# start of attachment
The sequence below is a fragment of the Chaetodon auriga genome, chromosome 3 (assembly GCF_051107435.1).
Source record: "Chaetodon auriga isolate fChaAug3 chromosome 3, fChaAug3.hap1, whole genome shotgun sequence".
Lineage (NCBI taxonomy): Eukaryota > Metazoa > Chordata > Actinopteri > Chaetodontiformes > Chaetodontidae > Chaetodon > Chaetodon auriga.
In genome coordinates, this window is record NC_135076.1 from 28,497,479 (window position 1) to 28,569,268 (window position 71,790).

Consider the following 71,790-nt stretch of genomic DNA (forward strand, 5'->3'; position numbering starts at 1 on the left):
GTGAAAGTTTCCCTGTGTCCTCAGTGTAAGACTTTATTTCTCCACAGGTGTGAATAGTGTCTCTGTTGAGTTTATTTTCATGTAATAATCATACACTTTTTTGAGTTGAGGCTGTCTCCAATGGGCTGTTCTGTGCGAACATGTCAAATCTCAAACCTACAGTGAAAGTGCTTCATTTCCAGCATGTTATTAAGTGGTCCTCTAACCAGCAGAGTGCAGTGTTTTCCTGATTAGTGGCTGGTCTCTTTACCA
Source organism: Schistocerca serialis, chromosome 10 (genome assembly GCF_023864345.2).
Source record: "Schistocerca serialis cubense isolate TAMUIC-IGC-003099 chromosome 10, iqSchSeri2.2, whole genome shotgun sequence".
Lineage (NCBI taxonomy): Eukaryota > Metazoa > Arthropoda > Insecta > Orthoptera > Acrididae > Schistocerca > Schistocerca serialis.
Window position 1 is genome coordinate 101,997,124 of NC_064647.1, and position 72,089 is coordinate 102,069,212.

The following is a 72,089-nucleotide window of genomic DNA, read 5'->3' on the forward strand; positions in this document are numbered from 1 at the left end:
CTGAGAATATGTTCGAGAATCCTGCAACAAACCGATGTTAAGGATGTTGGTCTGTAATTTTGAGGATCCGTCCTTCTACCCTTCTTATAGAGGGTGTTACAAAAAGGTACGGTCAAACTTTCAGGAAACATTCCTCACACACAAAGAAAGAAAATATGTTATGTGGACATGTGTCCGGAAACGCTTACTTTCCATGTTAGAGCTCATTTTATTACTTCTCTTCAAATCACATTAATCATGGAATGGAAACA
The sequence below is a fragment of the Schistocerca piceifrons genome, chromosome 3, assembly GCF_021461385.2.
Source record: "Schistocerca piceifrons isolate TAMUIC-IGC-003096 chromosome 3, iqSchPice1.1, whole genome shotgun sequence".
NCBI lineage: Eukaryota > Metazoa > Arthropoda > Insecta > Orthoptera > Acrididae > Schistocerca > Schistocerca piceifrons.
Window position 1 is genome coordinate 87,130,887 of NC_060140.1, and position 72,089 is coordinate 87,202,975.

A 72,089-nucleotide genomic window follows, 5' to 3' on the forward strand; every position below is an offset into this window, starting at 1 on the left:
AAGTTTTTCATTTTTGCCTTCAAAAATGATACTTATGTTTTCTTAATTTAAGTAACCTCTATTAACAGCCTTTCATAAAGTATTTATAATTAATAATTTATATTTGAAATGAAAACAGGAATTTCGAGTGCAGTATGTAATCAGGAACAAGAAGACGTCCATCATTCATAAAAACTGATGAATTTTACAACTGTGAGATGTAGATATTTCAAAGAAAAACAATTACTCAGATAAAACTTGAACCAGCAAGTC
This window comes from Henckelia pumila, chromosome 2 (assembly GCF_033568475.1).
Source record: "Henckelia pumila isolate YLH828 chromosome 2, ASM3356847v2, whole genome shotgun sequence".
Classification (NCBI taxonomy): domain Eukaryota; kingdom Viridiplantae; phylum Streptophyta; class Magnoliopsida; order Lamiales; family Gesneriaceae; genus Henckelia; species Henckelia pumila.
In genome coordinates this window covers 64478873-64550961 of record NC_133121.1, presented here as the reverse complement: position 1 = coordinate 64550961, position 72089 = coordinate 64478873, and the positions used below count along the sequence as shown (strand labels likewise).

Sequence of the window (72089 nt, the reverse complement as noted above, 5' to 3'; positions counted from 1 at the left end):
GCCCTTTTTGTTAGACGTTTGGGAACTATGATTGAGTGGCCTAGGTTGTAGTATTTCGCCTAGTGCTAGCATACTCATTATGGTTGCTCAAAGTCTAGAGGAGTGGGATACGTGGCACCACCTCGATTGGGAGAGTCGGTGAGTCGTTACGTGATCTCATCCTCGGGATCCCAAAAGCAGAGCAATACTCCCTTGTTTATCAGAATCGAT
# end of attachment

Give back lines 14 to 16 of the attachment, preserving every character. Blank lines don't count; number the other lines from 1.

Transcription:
Source record: "Schistocerca piceifrons isolate TAMUIC-IGC-003096 chromosome 3, iqSchPice1.1, whole genome shotgun sequence".
NCBI lineage: Eukaryota > Metazoa > Arthropoda > Insecta > Orthoptera > Acrididae > Schistocerca > Schistocerca piceifrons.
Window position 1 is genome coordinate 87,130,887 of NC_060140.1, and position 72,089 is coordinate 87,202,975.